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Heatcraft Announces Position on Published Capacities 

article Published on 2020-06-15
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Stone Mountain, GA, United States – June 15, 2020 - The U.S. Department of Energy (DOE) 2020
Walk-in Cooler and Freezer (WICF) Annual Walk-in Energy Factor (AWEF) regulation is the first
comprehensive energy efficiency regulation in the commercial refrigeration industry. Heatcraft
Refrigeration Products, manufacturer of trusted brands Bohn, Larkin, Climate Control and Chandler,
was at the forefront of representing its customers and the industry during the regulatory process and
has invested heavily in new test lab capability to develop compliant products. The company has
created industry leading tools like the Heatcraft regulatory blog, Cross-Reference web-tool and App to
help with its customers’ transition.

A key element of the DOE regulation is a “net capacity” representation which requires testing to a
specific method (AHRI 1250) to determine the capacity rating of an evaporator. The resultant net
capacity will be certified and published in the DOE Certification Compliance database (CCMS). The
certified net capacity value is required by DOE and is the recommended method of comparing the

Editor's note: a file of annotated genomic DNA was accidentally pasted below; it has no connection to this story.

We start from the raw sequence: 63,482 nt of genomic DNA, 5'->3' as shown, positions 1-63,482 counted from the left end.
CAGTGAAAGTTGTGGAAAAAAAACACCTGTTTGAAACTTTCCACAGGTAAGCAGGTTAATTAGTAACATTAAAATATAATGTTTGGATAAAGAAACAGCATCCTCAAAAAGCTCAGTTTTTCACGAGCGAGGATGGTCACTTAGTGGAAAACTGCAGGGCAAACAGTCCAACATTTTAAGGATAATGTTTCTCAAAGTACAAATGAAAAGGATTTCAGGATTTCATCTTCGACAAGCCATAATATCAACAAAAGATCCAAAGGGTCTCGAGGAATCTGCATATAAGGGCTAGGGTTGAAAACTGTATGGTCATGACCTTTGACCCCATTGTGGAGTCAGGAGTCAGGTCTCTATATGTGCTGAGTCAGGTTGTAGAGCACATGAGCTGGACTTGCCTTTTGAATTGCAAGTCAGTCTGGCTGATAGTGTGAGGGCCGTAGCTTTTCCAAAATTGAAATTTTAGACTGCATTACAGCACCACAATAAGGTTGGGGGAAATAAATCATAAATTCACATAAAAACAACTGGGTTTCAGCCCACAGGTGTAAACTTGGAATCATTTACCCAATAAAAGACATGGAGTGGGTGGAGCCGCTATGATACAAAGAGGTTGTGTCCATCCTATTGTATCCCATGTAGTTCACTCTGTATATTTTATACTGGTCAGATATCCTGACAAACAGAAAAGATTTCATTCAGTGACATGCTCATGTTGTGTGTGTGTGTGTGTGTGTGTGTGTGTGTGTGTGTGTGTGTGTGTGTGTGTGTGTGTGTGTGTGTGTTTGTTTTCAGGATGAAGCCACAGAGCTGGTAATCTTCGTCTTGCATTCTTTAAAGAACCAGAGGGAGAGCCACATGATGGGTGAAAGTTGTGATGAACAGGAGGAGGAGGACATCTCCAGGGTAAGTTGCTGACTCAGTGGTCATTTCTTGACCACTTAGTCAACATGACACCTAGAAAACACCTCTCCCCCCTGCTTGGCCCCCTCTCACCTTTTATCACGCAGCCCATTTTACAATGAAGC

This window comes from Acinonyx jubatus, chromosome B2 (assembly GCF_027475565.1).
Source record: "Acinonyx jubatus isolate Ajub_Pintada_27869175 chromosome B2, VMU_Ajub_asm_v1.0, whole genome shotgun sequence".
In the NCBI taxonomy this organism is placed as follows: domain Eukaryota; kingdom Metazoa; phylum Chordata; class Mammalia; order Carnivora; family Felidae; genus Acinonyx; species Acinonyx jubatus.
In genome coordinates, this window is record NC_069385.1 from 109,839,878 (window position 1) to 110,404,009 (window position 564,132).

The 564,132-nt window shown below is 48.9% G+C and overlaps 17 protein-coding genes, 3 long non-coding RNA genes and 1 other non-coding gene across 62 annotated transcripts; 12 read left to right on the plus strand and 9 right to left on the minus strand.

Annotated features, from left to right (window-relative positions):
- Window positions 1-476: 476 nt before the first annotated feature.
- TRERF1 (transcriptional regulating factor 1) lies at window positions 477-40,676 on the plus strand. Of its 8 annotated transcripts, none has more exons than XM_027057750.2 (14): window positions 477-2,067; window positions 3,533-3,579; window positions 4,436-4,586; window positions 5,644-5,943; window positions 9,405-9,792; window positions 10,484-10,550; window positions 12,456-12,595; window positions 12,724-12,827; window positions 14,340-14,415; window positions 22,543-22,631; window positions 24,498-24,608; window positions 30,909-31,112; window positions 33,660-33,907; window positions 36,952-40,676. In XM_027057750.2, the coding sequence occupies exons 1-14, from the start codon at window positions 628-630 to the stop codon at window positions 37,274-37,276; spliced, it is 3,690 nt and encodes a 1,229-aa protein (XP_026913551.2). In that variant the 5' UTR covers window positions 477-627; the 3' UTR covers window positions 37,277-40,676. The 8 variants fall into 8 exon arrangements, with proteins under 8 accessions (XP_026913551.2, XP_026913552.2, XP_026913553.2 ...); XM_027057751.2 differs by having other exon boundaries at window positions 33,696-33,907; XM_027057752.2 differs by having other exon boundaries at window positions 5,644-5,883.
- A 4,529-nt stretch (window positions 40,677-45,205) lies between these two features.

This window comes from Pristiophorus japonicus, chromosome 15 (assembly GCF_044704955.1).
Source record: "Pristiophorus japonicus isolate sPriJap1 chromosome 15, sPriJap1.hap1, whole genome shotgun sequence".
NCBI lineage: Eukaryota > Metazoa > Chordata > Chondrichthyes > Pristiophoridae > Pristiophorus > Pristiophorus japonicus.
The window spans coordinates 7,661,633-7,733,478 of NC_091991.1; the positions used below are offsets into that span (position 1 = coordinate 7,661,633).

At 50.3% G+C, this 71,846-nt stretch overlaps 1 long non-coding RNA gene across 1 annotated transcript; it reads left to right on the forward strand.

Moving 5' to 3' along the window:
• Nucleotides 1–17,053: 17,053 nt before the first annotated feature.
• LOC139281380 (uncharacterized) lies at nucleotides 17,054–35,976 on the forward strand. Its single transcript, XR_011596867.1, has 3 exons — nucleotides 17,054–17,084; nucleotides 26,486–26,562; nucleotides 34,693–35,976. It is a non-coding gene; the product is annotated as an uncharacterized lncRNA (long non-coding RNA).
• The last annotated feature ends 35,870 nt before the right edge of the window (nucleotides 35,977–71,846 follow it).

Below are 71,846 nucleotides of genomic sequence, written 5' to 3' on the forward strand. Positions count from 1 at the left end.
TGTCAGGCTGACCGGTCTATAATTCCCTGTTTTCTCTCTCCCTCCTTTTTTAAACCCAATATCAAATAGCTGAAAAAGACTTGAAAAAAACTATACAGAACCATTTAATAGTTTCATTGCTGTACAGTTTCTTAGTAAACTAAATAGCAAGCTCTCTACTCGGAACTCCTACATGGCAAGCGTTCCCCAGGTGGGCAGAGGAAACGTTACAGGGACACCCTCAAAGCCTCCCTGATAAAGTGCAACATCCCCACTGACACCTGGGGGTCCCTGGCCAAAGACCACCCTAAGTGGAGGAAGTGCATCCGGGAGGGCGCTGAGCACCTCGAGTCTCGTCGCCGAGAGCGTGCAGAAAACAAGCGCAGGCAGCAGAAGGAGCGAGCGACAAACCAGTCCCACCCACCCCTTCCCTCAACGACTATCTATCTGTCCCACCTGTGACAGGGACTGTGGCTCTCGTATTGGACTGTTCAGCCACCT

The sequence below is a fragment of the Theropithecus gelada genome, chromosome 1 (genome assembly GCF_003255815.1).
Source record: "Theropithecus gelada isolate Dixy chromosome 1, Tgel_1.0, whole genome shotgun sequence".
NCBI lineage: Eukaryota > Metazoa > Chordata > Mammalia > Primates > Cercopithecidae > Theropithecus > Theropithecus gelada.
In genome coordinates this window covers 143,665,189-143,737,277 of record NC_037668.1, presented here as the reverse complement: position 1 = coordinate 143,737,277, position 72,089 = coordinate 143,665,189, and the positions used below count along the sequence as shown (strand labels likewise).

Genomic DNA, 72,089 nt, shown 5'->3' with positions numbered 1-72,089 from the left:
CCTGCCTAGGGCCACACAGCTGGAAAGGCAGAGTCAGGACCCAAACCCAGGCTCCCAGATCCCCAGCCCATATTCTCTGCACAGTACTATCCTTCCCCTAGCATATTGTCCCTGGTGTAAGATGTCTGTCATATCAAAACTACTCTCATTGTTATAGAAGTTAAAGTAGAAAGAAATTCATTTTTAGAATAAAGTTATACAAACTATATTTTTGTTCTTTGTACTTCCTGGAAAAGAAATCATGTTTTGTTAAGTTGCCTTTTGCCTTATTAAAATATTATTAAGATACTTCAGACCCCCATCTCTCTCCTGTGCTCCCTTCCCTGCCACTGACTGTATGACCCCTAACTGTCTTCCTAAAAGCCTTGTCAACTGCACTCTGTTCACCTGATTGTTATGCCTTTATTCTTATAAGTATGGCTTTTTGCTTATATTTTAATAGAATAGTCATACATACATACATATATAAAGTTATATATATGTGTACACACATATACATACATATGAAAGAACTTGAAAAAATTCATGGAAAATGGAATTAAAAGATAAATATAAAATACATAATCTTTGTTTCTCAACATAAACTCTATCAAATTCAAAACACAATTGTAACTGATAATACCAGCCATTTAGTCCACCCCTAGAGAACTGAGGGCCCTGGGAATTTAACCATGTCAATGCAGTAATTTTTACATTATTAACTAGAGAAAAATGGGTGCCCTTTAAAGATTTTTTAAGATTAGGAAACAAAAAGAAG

capacity of like-to-like units across manufacturers. The DOE database can be found at:
www.regulations.doe.gov/certification-data.

Manufacturers may also use other test conditions (e.g. 10°F TD, 25°F SST and 80% RH) to represent
unit capacities at other application conditions. Historically, the commercial refrigeration industry
represented capacity values in various ways with no clear uniformity when characterizing actual
performance. To make the published values more useful to customers for selection purposes,
Heatcraft is committed to publishing selection capacity values that align with the as-tested or
simulated results at the stated condition, published with the same level of accuracy called for in the
DOE regulation. This approach allows end users to more accurately understand the performance of
their refrigeration systems. Heatcraft encourages all manufacturers to follow this approach, which
provides a consistent and more practical industry approach that serves its customers’ best interest.

The above approach will likely lead to the new capacity values being lower than previously published
values. For end users, OEMs and wholesalers, it is critical to note that the published values will now
represent the capacity that the unit is expected to achieve at the published test conditions and design
engineers should adjust their approach accordingly. In replacement situations, the simple rule is that if
a coil achieved the needed performance in the past, the new equivalent coil will provide similar
performance. Heatcraft has several cross-reference tools and THE HUB available to assist in such
cases.

Heatcraft is presently working with AHRI and other commercial refrigeration manufacturers to
establish guidance on procedures to test and publish the application selection capacity values
described above.

Heatcraft invites customers to learn more about this improved approach and how it will benefit them at
www.heatcraftrpd.com/netcapacity. Heatcraft takes pride in having the most capable customer service
and sales teams in the industry and are always available to help customers through this transition.

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